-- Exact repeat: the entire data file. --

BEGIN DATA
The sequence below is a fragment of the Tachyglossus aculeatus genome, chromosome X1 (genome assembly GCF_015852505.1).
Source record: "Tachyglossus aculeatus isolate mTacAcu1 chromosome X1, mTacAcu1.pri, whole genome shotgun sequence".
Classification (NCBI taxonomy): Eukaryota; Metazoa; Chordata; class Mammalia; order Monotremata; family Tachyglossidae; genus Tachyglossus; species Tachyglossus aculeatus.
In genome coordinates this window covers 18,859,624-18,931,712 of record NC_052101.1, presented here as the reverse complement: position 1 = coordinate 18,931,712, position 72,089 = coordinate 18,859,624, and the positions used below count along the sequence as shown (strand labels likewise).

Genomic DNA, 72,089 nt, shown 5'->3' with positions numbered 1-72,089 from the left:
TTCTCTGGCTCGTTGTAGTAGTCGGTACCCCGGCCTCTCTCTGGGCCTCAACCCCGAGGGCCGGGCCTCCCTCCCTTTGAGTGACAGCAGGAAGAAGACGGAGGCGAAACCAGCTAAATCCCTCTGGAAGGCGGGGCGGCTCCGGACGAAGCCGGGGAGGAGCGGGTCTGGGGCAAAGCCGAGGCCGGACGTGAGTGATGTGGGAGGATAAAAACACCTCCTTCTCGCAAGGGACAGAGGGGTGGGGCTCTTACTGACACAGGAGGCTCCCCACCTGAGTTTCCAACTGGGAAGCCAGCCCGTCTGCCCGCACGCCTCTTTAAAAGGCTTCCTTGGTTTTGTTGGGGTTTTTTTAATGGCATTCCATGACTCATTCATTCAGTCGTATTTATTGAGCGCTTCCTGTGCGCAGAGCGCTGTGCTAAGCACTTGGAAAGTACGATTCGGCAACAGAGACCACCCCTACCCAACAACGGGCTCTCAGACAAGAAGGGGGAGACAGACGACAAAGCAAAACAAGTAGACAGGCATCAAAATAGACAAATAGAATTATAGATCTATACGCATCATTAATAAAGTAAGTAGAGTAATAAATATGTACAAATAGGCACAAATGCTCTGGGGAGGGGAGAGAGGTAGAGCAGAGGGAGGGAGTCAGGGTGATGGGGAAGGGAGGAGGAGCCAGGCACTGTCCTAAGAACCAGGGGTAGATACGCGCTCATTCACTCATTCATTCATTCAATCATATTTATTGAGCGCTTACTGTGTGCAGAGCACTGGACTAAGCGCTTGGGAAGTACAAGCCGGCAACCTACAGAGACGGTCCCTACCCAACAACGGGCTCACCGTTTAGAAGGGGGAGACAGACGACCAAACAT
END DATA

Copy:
The sequence below is a fragment of the Tachyglossus aculeatus genome, chromosome X1 (genome assembly GCF_015852505.1).
Source record: "Tachyglossus aculeatus isolate mTacAcu1 chromosome X1, mTacAcu1.pri, whole genome shotgun sequence".
Classification (NCBI taxonomy): Eukaryota; Metazoa; Chordata; class Mammalia; order Monotremata; family Tachyglossidae; genus Tachyglossus; species Tachyglossus aculeatus.
In genome coordinates this window covers 18,859,624-18,931,712 of record NC_052101.1, presented here as the reverse complement: position 1 = coordinate 18,931,712, position 72,089 = coordinate 18,859,624, and the positions used below count along the sequence as shown (strand labels likewise).

Genomic DNA, 72,089 nt, shown 5'->3' with positions numbered 1-72,089 from the left:
TTCTCTGGCTCGTTGTAGTAGTCGGTACCCCGGCCTCTCTCTGGGCCTCAACCCCGAGGGCCGGGCCTCCCTCCCTTTGAGTGACAGCAGGAAGAAGACGGAGGCGAAACCAGCTAAATCCCTCTGGAAGGCGGGGCGGCTCCGGACGAAGCCGGGGAGGAGCGGGTCTGGGGCAAAGCCGAGGCCGGACGTGAGTGATGTGGGAGGATAAAAACACCTCCTTCTCGCAAGGGACAGAGGGGTGGGGCTCTTACTGACACAGGAGGCTCCCCACCTGAGTTTCCAACTGGGAAGCCAGCCCGTCTGCCCGCACGCCTCTTTAAAAGGCTTCCTTGGTTTTGTTGGGGTTTTTTTAATGGCATTCCATGACTCATTCATTCAGTCGTATTTATTGAGCGCTTCCTGTGCGCAGAGCGCTGTGCTAAGCACTTGGAAAGTACGATTCGGCAACAGAGACCACCCCTACCCAACAACGGGCTCTCAGACAAGAAGGGGGAGACAGACGACAAAGCAAAACAAGTAGACAGGCATCAAAATAGACAAATAGAATTATAGATCTATACGCATCATTAATAAAGTAAGTAGAGTAATAAATATGTACAAATAGGCACAAATGCTCTGGGGAGGGGAGAGAGGTAGAGCAGAGGGAGGGAGTCAGGGTGATGGGGAAGGGAGGAGGAGCCAGGCACTGTCCTAAGAACCAGGGGTAGATACGCGCTCATTCACTCATTCATTCATTCAATCATATTTATTGAGCGCTTACTGTGTGCAGAGCACTGGACTAAGCGCTTGGGAAGTACAAGCCGGCAACCTACAGAGACGGTCCCTACCCAACAACGGGCTCACCGTTTAGAAGGGGGAGACAGACGACCAAACAT